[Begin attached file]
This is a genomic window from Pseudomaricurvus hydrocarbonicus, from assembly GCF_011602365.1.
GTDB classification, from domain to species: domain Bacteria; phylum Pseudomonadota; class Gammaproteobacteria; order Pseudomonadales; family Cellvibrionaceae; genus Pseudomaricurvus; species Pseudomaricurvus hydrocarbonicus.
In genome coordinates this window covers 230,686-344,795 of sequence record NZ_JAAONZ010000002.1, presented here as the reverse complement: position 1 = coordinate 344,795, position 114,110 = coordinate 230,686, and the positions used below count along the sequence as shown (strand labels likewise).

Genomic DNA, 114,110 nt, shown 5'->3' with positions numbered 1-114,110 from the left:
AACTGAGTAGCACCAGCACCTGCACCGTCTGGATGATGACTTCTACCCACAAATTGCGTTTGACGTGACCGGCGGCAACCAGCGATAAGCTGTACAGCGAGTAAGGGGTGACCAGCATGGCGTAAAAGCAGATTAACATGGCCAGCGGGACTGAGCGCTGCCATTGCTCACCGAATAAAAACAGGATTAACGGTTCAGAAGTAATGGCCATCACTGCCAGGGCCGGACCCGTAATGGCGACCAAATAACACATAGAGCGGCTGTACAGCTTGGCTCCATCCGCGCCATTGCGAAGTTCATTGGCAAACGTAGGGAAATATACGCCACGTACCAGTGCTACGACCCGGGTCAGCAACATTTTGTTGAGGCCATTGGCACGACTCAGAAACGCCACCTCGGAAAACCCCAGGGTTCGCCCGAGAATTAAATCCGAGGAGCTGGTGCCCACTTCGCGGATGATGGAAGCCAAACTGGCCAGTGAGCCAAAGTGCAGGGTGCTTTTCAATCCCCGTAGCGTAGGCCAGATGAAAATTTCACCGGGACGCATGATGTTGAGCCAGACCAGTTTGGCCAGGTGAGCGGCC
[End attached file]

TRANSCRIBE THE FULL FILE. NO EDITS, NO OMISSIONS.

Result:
This is a genomic window from Pseudomaricurvus hydrocarbonicus, from assembly GCF_011602365.1.
GTDB classification, from domain to species: domain Bacteria; phylum Pseudomonadota; class Gammaproteobacteria; order Pseudomonadales; family Cellvibrionaceae; genus Pseudomaricurvus; species Pseudomaricurvus hydrocarbonicus.
In genome coordinates this window covers 230,686-344,795 of sequence record NZ_JAAONZ010000002.1, presented here as the reverse complement: position 1 = coordinate 344,795, position 114,110 = coordinate 230,686, and the positions used below count along the sequence as shown (strand labels likewise).

Genomic DNA, 114,110 nt, shown 5'->3' with positions numbered 1-114,110 from the left:
AACTGAGTAGCACCAGCACCTGCACCGTCTGGATGATGACTTCTACCCACAAATTGCGTTTGACGTGACCGGCGGCAACCAGCGATAAGCTGTACAGCGAGTAAGGGGTGACCAGCATGGCGTAAAAGCAGATTAACATGGCCAGCGGGACTGAGCGCTGCCATTGCTCACCGAATAAAAACAGGATTAACGGTTCAGAAGTAATGGCCATCACTGCCAGGGCCGGACCCGTAATGGCGACCAAATAACACATAGAGCGGCTGTACAGCTTGGCTCCATCCGCGCCATTGCGAAGTTCATTGGCAAACGTAGGGAAATATACGCCACGTACCAGTGCTACGACCCGGGTCAGCAACATTTTGTTGAGGCCATTGGCACGACTCAGAAACGCCACCTCGGAAAACCCCAGGGTTCGCCCGAGAATTAAATCCGAGGAGCTGGTGCCCACTTCGCGGATGATGGAAGCCAAACTGGCCAGTGAGCCAAAGTGCAGGGTGCTTTTCAATCCCCGTAGCGTAGGCCAGATGAAAATTTCACCGGGACGCATGATGTTGAGCCAGACCAGTTTGGCCAGGTGAGCGGCC